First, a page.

An en bloc clip is a means of storing and loading ammunition into a rifle (I don't think there are any pistols that use en bloc clips). Unlike pistols, which generally use removable magazines if they are autoloading, some rifles have built-in magazines. These are fixed spaces inside the rifle where bullets are inserted, and which usually contain mechanisms to feed the rounds into the action. On some of these rifles, rounds are loaded individually directly into the magazine. Some use what are called stripper clips. Some use en bloc clips.
It is essentially a formed piece of light metal that holds a number of cartridges in the proper orientation to be inserted into the (usually spring-loaded) magazine. Unlike stripper clips, en blocs are loaded into the gun with the cartridges, and are ejected when they are empty either manually or automatically. In the case of the M1 Garand, the associated en bloc clip looks like a small cup of metal into which the base ends of eight .30-06 Springfield rounds are inserted in two staggered rows of four. The entire clip is pushed down into the magazine.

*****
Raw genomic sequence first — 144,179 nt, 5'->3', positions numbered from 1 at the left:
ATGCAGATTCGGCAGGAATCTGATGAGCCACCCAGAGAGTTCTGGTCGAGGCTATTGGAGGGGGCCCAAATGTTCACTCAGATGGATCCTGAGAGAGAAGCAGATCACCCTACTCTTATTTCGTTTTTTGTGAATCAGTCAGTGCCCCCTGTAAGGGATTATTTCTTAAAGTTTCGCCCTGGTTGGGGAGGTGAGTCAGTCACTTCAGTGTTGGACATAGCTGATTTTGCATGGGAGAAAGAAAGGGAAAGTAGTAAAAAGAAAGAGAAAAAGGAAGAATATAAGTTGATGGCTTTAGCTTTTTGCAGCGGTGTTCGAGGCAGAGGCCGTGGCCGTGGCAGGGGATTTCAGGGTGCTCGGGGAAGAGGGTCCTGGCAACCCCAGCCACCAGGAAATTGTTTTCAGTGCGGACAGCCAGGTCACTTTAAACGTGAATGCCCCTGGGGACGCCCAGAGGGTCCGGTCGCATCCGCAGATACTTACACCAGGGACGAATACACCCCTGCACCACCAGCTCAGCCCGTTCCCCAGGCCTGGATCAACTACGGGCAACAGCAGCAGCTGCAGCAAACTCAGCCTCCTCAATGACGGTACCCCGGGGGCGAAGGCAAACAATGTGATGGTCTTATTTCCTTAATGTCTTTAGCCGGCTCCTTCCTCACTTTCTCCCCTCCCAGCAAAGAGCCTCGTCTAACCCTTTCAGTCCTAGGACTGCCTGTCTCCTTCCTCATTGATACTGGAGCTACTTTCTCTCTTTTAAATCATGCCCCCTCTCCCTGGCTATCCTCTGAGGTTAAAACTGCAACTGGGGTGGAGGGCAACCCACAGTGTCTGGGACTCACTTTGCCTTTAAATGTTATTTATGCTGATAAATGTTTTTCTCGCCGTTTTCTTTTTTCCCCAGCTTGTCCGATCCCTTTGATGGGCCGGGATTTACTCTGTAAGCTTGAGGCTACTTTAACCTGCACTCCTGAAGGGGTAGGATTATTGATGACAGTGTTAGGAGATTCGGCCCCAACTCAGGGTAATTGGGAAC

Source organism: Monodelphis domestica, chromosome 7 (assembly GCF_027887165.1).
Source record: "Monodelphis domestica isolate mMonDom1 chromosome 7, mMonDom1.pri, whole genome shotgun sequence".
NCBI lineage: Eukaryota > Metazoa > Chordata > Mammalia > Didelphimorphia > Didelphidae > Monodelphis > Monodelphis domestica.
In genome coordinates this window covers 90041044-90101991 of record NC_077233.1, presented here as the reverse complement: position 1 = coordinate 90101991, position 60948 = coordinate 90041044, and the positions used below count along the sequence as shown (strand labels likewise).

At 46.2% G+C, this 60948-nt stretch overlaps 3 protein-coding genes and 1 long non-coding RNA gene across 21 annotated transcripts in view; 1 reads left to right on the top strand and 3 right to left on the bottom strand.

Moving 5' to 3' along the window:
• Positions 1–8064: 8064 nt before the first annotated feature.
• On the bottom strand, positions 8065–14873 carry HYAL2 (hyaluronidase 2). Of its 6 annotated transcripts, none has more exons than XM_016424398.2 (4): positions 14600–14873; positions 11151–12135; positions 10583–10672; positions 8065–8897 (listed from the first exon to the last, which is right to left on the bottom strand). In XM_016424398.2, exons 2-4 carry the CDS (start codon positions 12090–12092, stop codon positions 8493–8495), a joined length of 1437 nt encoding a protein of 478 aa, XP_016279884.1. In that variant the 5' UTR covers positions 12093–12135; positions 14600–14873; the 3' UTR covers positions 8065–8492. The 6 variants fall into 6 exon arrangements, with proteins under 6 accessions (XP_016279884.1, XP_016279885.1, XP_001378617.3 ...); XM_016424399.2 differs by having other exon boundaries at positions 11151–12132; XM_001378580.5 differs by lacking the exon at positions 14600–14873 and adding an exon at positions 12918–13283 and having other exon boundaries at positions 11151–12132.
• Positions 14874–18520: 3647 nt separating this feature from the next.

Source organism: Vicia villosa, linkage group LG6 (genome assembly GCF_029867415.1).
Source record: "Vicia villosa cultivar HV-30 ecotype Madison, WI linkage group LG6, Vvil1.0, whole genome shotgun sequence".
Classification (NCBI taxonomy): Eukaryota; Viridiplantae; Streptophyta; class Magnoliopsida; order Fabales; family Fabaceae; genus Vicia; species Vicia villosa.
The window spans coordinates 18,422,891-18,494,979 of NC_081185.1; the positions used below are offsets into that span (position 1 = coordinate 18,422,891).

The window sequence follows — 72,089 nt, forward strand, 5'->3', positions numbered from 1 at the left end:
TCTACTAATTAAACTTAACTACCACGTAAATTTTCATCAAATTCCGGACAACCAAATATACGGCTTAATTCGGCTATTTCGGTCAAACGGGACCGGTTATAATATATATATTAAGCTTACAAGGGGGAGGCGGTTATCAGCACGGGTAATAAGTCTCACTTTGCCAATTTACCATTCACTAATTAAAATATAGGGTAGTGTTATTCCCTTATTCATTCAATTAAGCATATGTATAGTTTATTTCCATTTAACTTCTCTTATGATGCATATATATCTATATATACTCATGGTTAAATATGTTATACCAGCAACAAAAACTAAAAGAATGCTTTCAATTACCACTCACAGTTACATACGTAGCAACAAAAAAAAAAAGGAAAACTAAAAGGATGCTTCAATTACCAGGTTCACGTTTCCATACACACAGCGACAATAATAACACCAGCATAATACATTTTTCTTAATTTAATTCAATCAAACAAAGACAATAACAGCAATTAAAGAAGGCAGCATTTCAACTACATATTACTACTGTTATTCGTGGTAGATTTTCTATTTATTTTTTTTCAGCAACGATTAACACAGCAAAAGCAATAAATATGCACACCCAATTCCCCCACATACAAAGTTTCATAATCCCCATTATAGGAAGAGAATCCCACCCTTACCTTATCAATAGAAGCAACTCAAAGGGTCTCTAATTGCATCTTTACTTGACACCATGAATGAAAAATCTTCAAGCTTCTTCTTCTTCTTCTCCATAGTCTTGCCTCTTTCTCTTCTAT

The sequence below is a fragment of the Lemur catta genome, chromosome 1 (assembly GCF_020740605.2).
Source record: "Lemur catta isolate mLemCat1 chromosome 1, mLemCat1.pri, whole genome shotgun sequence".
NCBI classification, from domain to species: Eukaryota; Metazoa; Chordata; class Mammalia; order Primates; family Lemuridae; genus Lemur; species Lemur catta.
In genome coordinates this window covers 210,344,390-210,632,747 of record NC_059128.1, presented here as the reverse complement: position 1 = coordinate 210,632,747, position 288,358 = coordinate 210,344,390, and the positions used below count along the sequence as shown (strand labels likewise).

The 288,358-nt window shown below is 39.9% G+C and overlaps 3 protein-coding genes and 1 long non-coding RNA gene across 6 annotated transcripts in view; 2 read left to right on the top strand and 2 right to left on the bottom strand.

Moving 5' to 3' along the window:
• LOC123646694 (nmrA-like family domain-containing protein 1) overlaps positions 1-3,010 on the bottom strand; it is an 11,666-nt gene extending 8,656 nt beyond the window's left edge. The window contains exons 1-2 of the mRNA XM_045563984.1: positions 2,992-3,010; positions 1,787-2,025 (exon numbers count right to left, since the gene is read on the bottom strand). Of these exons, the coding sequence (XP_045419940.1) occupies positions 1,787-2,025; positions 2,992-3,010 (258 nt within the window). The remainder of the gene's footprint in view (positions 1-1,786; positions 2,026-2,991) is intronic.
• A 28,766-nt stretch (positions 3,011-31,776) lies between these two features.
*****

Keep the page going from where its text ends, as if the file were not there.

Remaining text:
The en bloc clip was invented for the Lee Rifle by James Paris Lee in the late 1800s. Although Lee was a proponent of the removable magazine, at the time they were very expensive to manufacture which meant that the stamped-metal clips could be made in much larger quantity. During World War II, en bloc clips were mostly treated as disposable, and ammunition was shipped to the front already loaded into en blocs. The en bloc was also simultaneously invented by Ferdinand Mannlicher for use in his own repeating rifle designs (Lee would sue Mannlicher in 1891 for patent infringement over this, unsuccessfully).